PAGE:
The amount of air that goes into the building through the MVHR matches the amount of air that comes out of the building through the MVHR. This gives control over the air movement and means that the maximum amount of heat can be recovered from the outgoing air. This is one of the reasons a Passivhaus building must be airtight. You can still open windows and doors whenever you like, though. Opening a window is a choice you make and in your control. You have no choice or control over infiltration and air leakage through a building envelope that is not airtight!
MVHR is also known as heat recovery ventilation (HRV) and mechanical heat recovery ventilation (MHRV). In the context of a Passivhaus building, these terms all mean the same thing.
Mechanical ventilation with heat recovery in a Passivhaus building typically looks like the following:
- On the external façade, there are two grilles. One is for incoming fresh air and one is for exhaust stale air.
- Behind each of the grilles is a short length of duct going directly to the MVHR unit. These ducts both have cold air inside. One duct has cold fresh air from the outside being blown into the building. The other duct has cold stale air being blown out of the building. Even though the latter has air from inside the building where it is warm, the heat has already been exchanged at this point so the air is cold. These two (cold) ducts need to be insulated from the (warm) inside of the building; they are effectively part of the thermal envelope. The insulation needs to be vapour impermeable to prevent condensation forming on these ducts. And, as part of the thermal envelope, these ducts also need to be airtight, sealed to the airtight barrier of the external fabric they pass through and sealed to the MVHR unit.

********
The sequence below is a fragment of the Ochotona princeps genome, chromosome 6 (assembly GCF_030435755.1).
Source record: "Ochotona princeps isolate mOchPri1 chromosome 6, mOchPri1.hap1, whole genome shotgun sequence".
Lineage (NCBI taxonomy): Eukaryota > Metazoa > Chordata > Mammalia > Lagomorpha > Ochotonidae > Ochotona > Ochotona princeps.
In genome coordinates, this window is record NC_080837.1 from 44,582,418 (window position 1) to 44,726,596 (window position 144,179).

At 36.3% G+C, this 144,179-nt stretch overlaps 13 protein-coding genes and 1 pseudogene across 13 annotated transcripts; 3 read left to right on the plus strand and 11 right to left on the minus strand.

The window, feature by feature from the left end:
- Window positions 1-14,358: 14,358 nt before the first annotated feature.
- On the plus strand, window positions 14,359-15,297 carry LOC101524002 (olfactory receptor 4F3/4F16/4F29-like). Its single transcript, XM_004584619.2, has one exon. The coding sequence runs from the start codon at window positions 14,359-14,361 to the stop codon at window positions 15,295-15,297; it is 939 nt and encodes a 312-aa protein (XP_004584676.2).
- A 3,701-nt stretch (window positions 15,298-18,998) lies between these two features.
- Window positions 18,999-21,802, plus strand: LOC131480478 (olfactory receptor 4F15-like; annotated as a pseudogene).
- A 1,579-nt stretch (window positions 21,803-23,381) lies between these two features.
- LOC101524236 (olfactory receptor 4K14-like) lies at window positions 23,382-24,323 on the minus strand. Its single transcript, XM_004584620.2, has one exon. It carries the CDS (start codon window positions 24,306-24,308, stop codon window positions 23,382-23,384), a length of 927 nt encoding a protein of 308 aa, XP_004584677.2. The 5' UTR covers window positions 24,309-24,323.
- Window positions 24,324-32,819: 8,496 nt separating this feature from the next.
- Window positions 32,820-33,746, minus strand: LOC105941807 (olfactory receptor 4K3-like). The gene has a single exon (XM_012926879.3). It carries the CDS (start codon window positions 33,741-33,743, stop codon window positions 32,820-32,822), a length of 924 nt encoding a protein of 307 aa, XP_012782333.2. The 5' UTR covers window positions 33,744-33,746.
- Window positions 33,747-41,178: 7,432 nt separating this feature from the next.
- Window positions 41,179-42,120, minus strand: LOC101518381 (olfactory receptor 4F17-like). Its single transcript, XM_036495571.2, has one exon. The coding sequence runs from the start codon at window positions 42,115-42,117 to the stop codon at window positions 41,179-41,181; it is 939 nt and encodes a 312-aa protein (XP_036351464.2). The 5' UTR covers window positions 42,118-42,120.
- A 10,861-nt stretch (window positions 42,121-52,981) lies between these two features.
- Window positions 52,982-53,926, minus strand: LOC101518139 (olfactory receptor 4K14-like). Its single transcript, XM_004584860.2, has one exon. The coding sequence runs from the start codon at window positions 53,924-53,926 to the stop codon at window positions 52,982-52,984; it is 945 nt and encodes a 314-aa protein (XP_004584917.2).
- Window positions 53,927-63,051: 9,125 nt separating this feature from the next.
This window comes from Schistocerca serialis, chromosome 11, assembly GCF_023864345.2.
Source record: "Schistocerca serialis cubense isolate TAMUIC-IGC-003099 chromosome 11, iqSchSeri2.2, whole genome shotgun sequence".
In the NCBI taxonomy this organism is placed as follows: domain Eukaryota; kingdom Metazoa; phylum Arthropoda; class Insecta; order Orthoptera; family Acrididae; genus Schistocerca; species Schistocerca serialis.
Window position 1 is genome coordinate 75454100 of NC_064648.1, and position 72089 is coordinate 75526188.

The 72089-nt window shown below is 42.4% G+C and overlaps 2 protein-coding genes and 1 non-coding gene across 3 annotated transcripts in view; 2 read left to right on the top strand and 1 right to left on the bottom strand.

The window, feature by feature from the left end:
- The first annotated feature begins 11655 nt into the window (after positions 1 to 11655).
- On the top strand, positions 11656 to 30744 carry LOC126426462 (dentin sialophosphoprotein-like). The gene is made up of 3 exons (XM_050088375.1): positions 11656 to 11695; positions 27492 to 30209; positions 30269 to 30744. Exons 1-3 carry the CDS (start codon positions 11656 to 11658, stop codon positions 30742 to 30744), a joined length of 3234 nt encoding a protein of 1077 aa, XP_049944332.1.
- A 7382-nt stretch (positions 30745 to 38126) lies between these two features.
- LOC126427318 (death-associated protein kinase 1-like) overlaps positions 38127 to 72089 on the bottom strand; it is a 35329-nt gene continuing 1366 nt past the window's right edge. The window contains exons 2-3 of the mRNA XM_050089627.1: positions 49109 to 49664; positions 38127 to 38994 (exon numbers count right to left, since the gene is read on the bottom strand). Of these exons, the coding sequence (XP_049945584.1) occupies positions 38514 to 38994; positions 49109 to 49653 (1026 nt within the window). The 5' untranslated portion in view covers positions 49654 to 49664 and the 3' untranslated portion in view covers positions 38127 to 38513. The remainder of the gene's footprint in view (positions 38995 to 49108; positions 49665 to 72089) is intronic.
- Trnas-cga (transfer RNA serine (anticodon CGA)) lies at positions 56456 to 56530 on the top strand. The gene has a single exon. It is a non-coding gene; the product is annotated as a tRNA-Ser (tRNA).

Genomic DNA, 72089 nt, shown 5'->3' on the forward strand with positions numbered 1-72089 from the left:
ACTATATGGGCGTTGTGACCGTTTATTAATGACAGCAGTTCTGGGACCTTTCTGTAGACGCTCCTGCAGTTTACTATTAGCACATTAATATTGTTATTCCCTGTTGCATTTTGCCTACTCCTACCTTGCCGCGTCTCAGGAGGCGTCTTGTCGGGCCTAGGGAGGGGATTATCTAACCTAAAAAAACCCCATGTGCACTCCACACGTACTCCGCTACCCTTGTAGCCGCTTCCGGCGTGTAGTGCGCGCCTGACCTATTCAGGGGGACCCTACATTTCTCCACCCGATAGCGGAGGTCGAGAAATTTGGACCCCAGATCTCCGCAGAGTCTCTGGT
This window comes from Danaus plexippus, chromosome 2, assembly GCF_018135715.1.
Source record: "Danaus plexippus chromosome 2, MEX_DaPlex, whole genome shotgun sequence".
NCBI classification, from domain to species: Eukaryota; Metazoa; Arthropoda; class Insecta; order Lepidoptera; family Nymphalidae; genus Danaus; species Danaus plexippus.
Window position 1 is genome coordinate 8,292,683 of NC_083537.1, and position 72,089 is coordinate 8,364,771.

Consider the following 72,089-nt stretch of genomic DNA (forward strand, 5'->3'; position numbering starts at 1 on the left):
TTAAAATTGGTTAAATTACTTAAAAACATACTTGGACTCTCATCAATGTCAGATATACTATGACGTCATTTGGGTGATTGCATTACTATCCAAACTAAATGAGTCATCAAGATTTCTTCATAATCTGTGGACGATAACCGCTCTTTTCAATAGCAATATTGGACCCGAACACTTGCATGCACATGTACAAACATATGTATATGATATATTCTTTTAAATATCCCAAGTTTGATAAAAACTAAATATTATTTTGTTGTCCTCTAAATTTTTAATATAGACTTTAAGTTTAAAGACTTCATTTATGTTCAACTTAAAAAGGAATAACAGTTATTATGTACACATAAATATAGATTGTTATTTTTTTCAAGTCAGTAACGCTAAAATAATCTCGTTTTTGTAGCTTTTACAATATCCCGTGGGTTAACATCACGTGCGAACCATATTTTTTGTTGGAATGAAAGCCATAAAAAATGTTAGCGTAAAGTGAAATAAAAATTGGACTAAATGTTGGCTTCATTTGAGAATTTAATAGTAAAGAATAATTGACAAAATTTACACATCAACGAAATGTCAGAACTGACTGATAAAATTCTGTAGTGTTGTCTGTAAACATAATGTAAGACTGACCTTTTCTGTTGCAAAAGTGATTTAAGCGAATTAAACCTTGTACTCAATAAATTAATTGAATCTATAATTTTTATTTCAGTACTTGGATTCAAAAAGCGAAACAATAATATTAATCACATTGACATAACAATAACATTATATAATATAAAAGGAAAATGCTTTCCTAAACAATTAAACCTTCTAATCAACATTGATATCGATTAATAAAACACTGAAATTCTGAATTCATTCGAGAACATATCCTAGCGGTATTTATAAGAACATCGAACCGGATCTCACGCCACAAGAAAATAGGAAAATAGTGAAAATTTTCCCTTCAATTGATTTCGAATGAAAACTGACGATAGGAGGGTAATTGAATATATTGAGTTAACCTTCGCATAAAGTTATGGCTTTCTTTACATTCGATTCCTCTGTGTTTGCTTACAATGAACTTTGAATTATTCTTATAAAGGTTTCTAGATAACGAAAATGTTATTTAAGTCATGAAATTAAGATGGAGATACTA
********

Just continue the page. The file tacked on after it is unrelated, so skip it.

- These two ducts connect to the MVHR unit, where the air paths are also insulated.
- Inside the MVHR unit, the fresh incoming air passes through a filter to remove pollen, debris and pollution. This protects the heat exchanger from blocking and also ensures the indoor air is clean and healthy.
- Both supply and exhaust air streams pass through a counterflow heat exchanger. A counterflow heat exchanger can recover between 75 and 95% of the heat compared to a non-counterflow heat exchanger, which can only recover a maximum of 50% of the heat. Many MVHR units also have a by-pass function so that in summer when the outdoor air is warm, heat doesn’t need to be recovered. The “summer by-pass” function reduces any risk of overheating and is recommended!
- Both air streams have a small fan in them to blow the air in the right direction.
- Two ducts connect to the other side of the MVHR unit. One of these ducts goes to all the habitable rooms of the building to deliver fresh air. In a house, these are living rooms, dining rooms, bedrooms etc.. The other duct comes back to the MVHR from all the rooms where air is extracted. In a house, these are kitchens, bathrooms, toilets etc.. Both ducts may run from room to room, or branch out several times to reach all the necessary rooms.